Avoiding Liability Bulletin – November 2017
Perhaps the better question presented by this title should be the question of whether an AED should be used rather than if it has to be used in health and fitness facilities by health and fitness professionals? However, that question presents a whole host of other legal and moral issues, all of which can’t be answered in this short column and most of which need to be addressed through individualized legal analysis and advice. But the issue of the legally required response to emergencies occurring within various exercise programs carried on by fitness professionals is of significant concern to the industry and needs to be reviewed.
As a starting point, the deployment of automated external defibrillators (AEDs) to be used in response to various emergency situations, including those arising in health and fitness programs, has been proven to save lives. Their ability to be effective depends upon a whole host of matters, including the following:
- Are AEDs in place in health and fitness facilities as required by state law/regulation and/or as part of the standard of care owed to clients?
- Are health and fitness personnel trained in AED use in accordance with the requirements of state law/regulation and/or as part of the standard of care?
- Are AEDs readily and timely available in the event of need?
- Are AEDs maintained in accordance with manufacturer requirements and ready for use?
In some states, laws have been adopted requiring the placement of AEDs in health and fitness facilities. Regulations are also often adopted in conjunction with such state laws which expand upon the issue of what might be done with such devices in health and fitness and/or other settings. These laws and regulations typically deal with the placement of such devices and the training of personnel in the use of them.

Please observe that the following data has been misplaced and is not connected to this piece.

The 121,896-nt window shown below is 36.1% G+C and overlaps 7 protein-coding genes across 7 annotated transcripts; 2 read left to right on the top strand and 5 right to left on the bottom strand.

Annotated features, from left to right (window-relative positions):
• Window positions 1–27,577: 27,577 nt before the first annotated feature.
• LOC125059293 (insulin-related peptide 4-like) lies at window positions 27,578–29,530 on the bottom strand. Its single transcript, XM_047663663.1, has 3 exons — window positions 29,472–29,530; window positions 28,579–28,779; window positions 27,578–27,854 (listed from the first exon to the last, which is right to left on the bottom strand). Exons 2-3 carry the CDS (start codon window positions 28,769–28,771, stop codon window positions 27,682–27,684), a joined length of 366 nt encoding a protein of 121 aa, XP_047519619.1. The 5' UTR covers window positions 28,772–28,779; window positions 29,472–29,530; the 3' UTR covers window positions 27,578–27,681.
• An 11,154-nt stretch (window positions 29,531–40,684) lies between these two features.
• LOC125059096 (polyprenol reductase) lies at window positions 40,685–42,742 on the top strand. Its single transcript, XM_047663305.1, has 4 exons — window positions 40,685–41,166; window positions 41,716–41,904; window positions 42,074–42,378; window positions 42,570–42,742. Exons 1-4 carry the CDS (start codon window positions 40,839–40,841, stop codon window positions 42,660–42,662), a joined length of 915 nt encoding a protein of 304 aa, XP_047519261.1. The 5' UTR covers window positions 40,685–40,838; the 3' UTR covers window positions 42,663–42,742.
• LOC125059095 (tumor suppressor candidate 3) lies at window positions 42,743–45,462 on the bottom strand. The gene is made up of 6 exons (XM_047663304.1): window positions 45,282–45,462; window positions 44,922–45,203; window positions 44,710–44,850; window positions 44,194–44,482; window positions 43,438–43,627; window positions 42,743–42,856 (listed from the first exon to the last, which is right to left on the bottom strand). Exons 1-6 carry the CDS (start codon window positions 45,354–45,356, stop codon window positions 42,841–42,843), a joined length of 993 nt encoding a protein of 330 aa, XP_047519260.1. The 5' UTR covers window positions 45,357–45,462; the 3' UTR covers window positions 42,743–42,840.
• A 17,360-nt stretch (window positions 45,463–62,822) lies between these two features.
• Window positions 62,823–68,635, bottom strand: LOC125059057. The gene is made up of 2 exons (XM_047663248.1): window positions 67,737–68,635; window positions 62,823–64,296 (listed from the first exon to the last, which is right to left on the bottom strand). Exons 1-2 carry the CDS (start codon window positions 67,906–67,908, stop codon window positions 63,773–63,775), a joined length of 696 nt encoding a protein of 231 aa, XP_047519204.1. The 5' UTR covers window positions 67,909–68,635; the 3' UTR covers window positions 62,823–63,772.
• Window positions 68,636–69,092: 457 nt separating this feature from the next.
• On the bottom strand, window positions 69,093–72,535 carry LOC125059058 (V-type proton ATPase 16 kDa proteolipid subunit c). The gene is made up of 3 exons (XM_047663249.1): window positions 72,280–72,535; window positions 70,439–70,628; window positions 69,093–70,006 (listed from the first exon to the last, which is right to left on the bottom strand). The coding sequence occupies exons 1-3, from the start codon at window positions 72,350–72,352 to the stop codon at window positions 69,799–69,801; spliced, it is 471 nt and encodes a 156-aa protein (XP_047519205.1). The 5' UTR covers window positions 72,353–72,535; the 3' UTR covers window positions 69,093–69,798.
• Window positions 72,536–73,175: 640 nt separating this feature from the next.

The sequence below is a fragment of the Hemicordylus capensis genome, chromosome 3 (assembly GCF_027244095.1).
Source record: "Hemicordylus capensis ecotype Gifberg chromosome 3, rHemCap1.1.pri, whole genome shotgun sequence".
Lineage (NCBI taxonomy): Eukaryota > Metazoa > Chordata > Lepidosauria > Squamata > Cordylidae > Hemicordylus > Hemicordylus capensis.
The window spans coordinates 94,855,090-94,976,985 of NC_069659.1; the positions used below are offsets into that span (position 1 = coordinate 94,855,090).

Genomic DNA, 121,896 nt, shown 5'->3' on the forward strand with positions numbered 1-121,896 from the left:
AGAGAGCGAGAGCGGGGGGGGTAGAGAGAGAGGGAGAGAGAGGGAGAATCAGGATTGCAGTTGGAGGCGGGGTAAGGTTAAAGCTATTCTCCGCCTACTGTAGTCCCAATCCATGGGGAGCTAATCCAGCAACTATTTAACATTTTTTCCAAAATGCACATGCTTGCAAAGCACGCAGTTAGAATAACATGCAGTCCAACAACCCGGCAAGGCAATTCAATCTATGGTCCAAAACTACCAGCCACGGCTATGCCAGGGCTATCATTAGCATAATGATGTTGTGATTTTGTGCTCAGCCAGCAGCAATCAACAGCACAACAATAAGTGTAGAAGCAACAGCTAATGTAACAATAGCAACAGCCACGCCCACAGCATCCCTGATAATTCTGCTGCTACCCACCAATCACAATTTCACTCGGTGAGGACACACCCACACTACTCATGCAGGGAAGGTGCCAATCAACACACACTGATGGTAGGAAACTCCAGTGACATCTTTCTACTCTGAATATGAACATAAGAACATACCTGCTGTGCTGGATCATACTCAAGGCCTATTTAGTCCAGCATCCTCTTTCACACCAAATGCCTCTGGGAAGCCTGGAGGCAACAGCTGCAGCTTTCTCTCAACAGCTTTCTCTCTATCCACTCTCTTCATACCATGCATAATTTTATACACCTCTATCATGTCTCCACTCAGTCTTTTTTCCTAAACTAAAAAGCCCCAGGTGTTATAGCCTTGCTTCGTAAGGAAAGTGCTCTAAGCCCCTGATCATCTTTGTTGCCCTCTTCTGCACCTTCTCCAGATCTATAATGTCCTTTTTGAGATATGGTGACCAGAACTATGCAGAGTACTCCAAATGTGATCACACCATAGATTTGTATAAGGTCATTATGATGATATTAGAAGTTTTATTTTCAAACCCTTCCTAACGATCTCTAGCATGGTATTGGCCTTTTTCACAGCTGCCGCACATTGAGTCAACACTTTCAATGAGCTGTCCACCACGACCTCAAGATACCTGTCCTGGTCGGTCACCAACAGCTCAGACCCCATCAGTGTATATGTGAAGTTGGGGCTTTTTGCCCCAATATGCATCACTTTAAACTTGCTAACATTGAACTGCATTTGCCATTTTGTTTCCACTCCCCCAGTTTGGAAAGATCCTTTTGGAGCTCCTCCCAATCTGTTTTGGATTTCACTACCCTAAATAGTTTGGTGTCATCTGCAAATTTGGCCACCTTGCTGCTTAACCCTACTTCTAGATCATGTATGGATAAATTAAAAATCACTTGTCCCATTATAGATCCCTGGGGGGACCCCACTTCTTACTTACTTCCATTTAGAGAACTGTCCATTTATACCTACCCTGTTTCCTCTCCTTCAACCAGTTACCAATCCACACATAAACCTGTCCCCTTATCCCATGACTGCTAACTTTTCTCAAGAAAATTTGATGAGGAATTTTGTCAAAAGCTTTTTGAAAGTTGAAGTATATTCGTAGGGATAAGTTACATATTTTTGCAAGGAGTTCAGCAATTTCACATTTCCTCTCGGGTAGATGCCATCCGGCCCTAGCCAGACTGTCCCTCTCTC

Not all states have adopted laws or regulations dealing with AEDs in health and fitness facilities. In these states which have adopted these laws and regulations, the question has arisen as to whether health and fitness professionals must use AEDs when use appears to be necessary or beneficial depending upon the facts and circumstances presented in particular situations. Courts in the states of New York and Maryland* have looked at this issue based upon the state laws and regulations in place in those states. In both states, the courts which have examined the issue have concluded that even though AEDs were required to be in place in health and fitness facilities in those states, fitness personnel were not required by statute or regulation in those states to use them. In the majority of the other states which have AED laws/regulations requiring the presence of these devices in health and fitness facilities, courts in those states have not yet ruled on the issue.
Due to the foregoing, individual legal counsel in states other than New York and Maryland* needs to advise health and fitness facilities as to what may be required by specific state laws and/or regulations on the matter. Once such individualized legal assistance is secured then appropriate action may be directed to address the potential ramifications of such laws either like that decided in New York and Maryland* or otherwise.
Aside from the foregoing issue moreover, individualized legal counsel also needs to address the issue of whether or not the so-called standard of care – aside from the language of any state statute or regulation – requires the presence and use of AEDs in health and fitness facilities, even in those states where no statutory or regulatory requirements deal with this AED issue. Once such advice is obtained facilities in conjunction with their legal counsel may set the parameters of what facilities and fitness professionals need to do with AEDs in their emergency response efforts.
This publication is written and published to provide accurate and authoritative information relevant to the subject matter presented. It is published with the understanding that the author and publisher are not engaged in rendering legal, medical or other professional services by reason of the authorship or publication of this work. If legal, medical or other expert assistance is required, the services of such competent professional persons should be sought. Moreover, in the field of personal fitness training, the services of such competent professionals must be obtained.
Adapted from a Declaration of Principles of the American Bar Association and Committee of Publishers and Associations
 Trim v YMCA of Central Maryland, Inc., 165 A.3d 534 (Md.App. 2017), Miglino v. Bally Total Fitness of Greater New York, Inc., 20 NY 3d 342 (2013).
*Please note, CPH & Associates’ Wellness & Fitness Professional Liability Policy is not available the state of Maryland.